Unfavourable market conditions are driving force
Exports soon to become main indicator to all assessing our national economy
By Denis Krymov
The Internet, television and newspapers are hugely influential but often fail to show an objective picture of the world. The presence of competent and knowledgeable practitioners is the best indicator of economic success, asserted the President recently, speaking of export issues.
Exports of products and services are a critical source of income for Belarus, comprising 85 percent of GDP. We consume minimal goods but have retained the structure of an ‘assembly line’ from Soviet times. Adaption to foreign markets is vital, as the All Belarusian Assembly notes: exports are a top priority. Attention has been given to this sphere for some time, with results now becoming evident. Over the first 8 months of this year, sales of goods and services abroad grew by 22.5 percent, against a forecast of just 11.6-12 percent. Our positive balance is almost $4bn — thanks to the hard work of enterprises. It seems that everything is good, but the experts create a real picture of the world.
The Belarusian Steel Works and BelAZ are working dynamically, retaining their leading place on world markets, despite prices falling and supply outstripping demand. New players are appearing, creating significantly more competition. However, giants like BelAZ are adapting their production, meeting the latest technological demands from mining companies. The markets for food, chemicals and potassium fertilisers are all becoming tougher; there is a true global crisis but this is only inspiring our companies to push themselves forward, keeping pace with innovation. It is a case of sink or swim.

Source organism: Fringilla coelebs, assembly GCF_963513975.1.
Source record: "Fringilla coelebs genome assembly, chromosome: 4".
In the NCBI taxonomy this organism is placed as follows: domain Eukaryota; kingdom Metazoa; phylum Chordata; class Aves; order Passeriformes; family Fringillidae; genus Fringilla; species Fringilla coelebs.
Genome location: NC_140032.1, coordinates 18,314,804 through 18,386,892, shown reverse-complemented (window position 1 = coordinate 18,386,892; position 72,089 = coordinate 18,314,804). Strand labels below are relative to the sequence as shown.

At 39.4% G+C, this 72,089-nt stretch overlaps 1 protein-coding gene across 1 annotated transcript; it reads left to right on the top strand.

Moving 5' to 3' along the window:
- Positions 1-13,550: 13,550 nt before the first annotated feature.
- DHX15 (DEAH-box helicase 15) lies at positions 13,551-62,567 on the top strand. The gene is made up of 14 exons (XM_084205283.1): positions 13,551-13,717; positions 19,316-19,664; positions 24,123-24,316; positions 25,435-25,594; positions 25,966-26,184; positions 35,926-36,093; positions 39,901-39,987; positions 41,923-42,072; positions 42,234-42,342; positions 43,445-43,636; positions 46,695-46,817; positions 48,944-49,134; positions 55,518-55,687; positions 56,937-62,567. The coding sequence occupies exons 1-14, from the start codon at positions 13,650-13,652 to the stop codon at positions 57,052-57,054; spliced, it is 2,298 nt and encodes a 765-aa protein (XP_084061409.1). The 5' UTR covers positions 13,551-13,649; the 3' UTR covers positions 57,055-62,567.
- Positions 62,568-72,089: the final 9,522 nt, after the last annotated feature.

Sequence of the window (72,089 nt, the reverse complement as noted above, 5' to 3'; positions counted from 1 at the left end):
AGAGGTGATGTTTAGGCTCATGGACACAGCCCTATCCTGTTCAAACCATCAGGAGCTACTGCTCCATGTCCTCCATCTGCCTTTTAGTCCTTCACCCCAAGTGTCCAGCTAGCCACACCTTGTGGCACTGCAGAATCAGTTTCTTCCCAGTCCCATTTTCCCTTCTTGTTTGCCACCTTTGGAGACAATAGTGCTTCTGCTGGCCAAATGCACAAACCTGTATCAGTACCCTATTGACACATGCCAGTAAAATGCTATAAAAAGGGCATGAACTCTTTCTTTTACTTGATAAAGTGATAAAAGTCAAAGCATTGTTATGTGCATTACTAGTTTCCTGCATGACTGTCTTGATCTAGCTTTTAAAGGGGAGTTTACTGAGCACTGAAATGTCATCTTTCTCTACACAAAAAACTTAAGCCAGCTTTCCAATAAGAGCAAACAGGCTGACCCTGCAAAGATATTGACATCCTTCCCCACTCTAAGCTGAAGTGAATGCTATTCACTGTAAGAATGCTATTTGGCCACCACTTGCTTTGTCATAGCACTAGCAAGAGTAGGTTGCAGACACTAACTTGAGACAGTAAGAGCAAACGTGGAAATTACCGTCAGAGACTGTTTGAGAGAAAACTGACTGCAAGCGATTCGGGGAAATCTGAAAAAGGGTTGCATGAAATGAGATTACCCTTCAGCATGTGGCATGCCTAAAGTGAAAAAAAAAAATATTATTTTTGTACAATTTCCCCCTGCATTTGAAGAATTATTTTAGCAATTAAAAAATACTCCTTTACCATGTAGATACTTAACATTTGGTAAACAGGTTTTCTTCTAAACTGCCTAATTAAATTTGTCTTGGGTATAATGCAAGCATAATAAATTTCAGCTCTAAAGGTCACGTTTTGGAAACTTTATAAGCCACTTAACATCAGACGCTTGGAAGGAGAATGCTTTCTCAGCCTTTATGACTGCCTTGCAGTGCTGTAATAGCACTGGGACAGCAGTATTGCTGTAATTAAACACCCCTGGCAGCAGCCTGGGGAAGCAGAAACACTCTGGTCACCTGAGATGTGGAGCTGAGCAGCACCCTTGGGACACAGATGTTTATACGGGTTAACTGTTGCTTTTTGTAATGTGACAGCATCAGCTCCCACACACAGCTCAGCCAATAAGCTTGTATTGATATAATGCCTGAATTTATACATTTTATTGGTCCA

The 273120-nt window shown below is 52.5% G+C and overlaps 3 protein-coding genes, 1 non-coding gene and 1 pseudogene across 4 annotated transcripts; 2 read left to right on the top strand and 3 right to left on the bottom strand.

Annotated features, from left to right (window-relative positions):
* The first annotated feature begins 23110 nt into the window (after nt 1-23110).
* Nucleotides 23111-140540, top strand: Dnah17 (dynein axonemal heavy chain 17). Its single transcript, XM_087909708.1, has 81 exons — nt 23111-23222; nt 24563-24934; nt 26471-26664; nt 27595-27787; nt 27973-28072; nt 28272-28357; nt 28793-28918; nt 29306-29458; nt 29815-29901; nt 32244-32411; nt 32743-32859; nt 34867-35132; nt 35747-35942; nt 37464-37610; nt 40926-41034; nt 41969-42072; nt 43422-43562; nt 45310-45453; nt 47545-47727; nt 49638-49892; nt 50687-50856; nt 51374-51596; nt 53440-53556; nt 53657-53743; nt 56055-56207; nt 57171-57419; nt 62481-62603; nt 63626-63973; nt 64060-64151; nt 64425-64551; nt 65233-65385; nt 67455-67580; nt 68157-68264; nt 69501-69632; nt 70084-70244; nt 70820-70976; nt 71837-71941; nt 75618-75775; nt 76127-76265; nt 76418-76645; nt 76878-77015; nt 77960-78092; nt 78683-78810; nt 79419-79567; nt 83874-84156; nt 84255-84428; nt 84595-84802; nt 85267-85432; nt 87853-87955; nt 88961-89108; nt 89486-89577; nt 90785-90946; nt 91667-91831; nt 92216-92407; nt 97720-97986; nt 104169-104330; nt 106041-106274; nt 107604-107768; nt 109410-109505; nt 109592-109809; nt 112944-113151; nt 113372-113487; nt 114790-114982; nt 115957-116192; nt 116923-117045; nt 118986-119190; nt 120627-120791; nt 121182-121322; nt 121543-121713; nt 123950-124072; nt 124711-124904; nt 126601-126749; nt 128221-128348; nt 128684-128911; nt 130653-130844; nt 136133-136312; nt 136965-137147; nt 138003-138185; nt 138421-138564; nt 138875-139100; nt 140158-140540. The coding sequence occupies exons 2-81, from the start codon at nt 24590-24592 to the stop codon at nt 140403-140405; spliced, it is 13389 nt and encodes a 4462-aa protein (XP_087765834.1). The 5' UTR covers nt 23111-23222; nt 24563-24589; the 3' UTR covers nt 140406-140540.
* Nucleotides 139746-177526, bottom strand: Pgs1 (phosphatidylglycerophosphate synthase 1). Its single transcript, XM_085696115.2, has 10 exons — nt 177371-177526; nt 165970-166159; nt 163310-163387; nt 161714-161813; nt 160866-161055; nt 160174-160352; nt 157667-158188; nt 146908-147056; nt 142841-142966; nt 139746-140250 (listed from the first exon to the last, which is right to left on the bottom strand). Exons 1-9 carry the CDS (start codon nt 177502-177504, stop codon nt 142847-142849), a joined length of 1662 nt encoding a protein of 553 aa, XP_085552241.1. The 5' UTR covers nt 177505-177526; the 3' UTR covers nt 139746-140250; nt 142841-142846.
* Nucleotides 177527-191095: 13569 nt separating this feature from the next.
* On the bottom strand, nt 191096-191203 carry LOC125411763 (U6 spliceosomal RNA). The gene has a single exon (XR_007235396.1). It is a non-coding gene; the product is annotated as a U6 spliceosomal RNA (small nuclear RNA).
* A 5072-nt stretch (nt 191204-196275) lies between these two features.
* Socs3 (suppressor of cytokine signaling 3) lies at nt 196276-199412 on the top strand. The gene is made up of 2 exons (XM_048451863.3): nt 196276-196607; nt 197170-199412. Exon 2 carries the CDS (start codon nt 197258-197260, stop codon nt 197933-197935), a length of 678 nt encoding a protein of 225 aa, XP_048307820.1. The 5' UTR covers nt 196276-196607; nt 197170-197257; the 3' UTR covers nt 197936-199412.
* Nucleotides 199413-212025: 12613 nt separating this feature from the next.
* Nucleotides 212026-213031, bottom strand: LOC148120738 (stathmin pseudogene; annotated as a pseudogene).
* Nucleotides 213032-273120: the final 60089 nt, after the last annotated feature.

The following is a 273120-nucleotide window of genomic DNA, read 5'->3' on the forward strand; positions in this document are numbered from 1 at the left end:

Mr. Lukashenko has emphasised that he is interested not in general facts but in the real picture of how exports are being expanded. He stresses, “Who is exploring and successfully developing foreign markets, at the expense of others? What has caused the decline in production and exports and the expansion of warehouse stock for industrial enterprises? Why is Gospishcheprom seeing less profit? What is happening to the export of services, particularly in the spheres of construction and transport? Problems exist regarding payments for delivered products and the flow of currency earnings into the country. Why are we seeing low efficiency in our distribution network abroad?”
Listening to reports by the Prime Minister, Mikhail Myasnikovich, the Chairman of the State Control Committee, Alexander Yakobson, the Chair of the National Bank, Nadezhda Yermakova, and others, it’s clear to see that they have a grasp of the situation and know how to tackle it. Of course, there are ongoing issues but these can be solved. It appears that the system is sound, so this does not require the direct intervention of the President but Mr. Lukashenko is keen to see decisive entry of new markets. Personal contacts and relationships between state leaders, ministries and business leaders are vital. Such partnerships are built through face to face meetings, as the President asserts. Sales are not made by sitting at your desk.
Modernisation is a vital aspect of expanding sales, since competitiveness relies on innovation and cost effectiveness. Investment is required but funding must primarily come from export revenue, as Mr. Lukashenko notes. Ideas are plentiful regarding the best route to stimulating export growth, with improved terms (including leasing) suggested. The Chairman of the Grodno Region Executive Committee, Semyon Shapiro, has suggested a simple but effective mechanism: financial bonuses for managers who attract foreign investments and expand sales abroad. This scheme has been trialed in the Grodno Region for milk sales, with significant results. All ideas are welcomed and, as the President notes, final assessments will be made in January. Vice-Premiers are responsible for raising export volumes while the Head of the Presidential Administration, Andrey Kobyakov, has been tasked with judging the efficiency of modernisation of production lines (at the order of the President). Special attention is being given to timber enterprises, which have received major funding. As the President asserts, such investments must reap profit.